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December 18, 2011

The MF Global Post Mortem: Balance Sheet Shows Why Customer Money is Missing

I hit the Edgar database to take a quick look at the MF Global financials. I was looking for anything that would hint to the shortfall in customers funds. The sad part of my analysis is that it seems to be completely obvious as to why customers are having a shortfall- the company did not designate enough reserve funds to cover what they owed to customers.

On the balance sheet, MF Global has a restricted cash account. Usually, restricted cash accounts are used for specific liabilities. In the case of MF Global, the restricted cash account was used to pay back money owed to dealers and customers. In the 2010 MF Global 10-K, (fiscal year ending Mar 31, 2011) which Jon corzine signed as CEO, MF Global had a combined $12 billion in cash and restricted cash ($11.3 billion in restricted cash).

In the liabilities of the 10-K, MF owed $14.6 billion in liabilities to customers and dealers ($13.5 of which to customers). Clearly, the company did not have the cash to reimburse all of its counter-parties in the event of a sudden bankruptcy. While the numbers suggest a $2.6 billion gap, it would make sense that the company has the ability to sell some of the current assets (securities) on its balance sheet to cover that gap.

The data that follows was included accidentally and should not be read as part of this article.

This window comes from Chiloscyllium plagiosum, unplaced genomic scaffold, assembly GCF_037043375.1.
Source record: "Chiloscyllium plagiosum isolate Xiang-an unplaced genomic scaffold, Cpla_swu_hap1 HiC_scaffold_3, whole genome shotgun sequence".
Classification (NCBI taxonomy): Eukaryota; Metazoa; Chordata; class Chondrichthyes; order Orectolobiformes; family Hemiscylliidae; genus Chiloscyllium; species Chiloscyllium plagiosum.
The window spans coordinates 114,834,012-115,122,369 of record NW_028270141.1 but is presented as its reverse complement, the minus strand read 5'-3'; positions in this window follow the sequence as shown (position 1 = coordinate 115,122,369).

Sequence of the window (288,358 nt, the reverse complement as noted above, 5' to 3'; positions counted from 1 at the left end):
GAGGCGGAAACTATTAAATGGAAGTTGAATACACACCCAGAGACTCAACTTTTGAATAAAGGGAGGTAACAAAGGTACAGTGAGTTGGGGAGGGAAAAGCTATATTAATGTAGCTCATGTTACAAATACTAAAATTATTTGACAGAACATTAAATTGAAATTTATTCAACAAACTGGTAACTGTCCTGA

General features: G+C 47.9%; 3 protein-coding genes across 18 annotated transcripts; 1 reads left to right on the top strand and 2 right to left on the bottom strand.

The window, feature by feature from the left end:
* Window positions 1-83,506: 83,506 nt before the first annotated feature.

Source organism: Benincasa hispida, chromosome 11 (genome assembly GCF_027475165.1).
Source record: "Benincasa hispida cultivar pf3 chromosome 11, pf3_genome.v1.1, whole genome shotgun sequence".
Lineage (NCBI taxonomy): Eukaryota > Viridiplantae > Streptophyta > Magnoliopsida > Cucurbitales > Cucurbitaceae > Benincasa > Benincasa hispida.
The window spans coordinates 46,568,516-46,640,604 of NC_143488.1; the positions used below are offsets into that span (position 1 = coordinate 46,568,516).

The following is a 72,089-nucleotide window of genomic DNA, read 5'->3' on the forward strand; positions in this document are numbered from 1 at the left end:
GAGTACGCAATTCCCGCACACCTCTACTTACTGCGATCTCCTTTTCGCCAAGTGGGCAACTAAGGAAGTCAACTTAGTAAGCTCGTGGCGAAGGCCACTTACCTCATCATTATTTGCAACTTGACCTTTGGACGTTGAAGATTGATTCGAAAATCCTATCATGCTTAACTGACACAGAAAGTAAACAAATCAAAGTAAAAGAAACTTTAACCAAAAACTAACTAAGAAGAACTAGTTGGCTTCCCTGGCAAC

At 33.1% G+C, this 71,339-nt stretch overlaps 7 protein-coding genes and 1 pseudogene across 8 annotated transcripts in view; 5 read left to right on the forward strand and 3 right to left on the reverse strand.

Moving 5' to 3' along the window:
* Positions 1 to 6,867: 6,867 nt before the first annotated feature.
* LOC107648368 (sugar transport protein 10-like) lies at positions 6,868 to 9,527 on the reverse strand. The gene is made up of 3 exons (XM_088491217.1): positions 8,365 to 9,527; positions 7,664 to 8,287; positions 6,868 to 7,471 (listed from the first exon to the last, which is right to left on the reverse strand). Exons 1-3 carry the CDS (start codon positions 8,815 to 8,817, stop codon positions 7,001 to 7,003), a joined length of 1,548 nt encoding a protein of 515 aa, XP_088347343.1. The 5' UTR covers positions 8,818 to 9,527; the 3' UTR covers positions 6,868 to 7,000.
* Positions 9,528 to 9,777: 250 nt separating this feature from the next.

In early August, MF Global filed its first quarterly 10-Q for the period ending June 30, 2011, their last filing and four months before their bankruptcy. In this report, cash and restricted cash equaled $11.6 billion while liabilities to customers and dealers was $15.2 billion. The shortfall grew to $3.6 billion.

In addition to the increase in shortfall between cash available and customer liabilities, the company began buying securities that it was to resell, some of which that it was going to buy back in the future. The company committed $2.5 billion to this activity in the first quarter of 2011 (Apr 1 to Jun 30).

The sad part of all this is that MF Global filed this information under the noses of multiple regulators. Once again, the SEC did nothing to flag this problem and Frank-Dodd was even less proactive. This leaves an important question for this industry, where else is this going on?

The other question is that if Jon Corzine is not charged with a crime, what's the usefullness of Sarbanes-Oxley?

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